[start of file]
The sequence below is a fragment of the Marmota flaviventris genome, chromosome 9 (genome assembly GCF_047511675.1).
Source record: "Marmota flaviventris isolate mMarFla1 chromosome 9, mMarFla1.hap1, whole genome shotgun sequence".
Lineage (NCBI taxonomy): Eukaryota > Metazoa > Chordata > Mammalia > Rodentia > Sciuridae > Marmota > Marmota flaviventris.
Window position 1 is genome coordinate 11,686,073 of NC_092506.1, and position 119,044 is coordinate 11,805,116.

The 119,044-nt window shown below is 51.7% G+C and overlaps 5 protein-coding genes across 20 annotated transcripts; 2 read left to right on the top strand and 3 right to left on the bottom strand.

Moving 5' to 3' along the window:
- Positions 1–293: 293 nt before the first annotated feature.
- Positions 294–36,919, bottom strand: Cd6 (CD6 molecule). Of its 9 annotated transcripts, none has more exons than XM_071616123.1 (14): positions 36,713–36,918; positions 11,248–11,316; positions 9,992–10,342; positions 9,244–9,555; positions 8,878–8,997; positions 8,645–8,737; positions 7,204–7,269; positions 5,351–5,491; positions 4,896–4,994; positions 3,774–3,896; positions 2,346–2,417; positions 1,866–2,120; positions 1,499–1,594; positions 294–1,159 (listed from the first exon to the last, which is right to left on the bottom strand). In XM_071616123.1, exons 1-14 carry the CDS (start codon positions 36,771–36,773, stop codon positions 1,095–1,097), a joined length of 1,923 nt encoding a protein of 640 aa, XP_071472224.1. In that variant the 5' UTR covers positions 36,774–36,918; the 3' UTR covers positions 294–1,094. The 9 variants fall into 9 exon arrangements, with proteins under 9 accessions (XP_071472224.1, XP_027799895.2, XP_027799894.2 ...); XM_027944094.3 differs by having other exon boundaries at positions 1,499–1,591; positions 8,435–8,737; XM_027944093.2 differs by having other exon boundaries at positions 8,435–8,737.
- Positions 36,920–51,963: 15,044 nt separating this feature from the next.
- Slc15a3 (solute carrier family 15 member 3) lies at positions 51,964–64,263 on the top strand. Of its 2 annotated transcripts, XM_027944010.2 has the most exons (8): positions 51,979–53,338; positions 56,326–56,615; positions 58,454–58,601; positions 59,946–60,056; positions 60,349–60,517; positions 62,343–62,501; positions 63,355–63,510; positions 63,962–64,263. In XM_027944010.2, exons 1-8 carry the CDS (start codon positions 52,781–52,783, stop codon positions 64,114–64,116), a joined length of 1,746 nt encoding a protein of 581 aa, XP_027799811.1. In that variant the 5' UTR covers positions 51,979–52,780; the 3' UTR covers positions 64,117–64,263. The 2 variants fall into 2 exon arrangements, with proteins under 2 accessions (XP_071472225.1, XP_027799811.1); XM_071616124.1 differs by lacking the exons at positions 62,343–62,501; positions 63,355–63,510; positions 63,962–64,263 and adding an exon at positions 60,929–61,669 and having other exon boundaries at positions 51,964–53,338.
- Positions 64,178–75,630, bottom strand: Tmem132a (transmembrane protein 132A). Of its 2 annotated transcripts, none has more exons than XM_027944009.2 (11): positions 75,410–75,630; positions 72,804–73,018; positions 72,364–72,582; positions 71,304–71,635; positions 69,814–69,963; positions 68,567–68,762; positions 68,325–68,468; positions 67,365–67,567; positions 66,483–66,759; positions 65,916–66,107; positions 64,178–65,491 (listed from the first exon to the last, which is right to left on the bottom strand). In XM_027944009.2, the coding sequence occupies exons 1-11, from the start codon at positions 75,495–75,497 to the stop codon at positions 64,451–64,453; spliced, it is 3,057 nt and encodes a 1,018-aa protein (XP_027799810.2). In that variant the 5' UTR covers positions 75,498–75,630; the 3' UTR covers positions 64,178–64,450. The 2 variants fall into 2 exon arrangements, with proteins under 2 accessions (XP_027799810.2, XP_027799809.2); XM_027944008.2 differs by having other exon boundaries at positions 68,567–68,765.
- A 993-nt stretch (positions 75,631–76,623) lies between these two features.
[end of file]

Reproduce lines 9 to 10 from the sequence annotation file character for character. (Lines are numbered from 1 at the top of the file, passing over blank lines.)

- Positions 36,920–51,963: 15,044 nt separating this feature from the next.
- Slc15a3 (solute carrier family 15 member 3) lies at positions 51,964–64,263 on the top strand. Of its 2 annotated transcripts, XM_027944010.2 has the most exons (8): positions 51,979–53,338; positions 56,326–56,615; positions 58,454–58,601; positions 59,946–60,056; positions 60,349–60,517; positions 62,343–62,501; positions 63,355–63,510; positions 63,962–64,263. In XM_027944010.2, exons 1-8 carry the CDS (start codon positions 52,781–52,783, stop codon positions 64,114–64,116), a joined length of 1,746 nt encoding a protein of 581 aa, XP_027799811.1. In that variant the 5' UTR covers positions 51,979–52,780; the 3' UTR covers positions 64,117–64,263. The 2 variants fall into 2 exon arrangements, with proteins under 2 accessions (XP_071472225.1, XP_027799811.1); XM_071616124.1 differs by lacking the exons at positions 62,343–62,501; positions 63,355–63,510; positions 63,962–64,263 and adding an exon at positions 60,929–61,669 and having other exon boundaries at positions 51,964–53,338.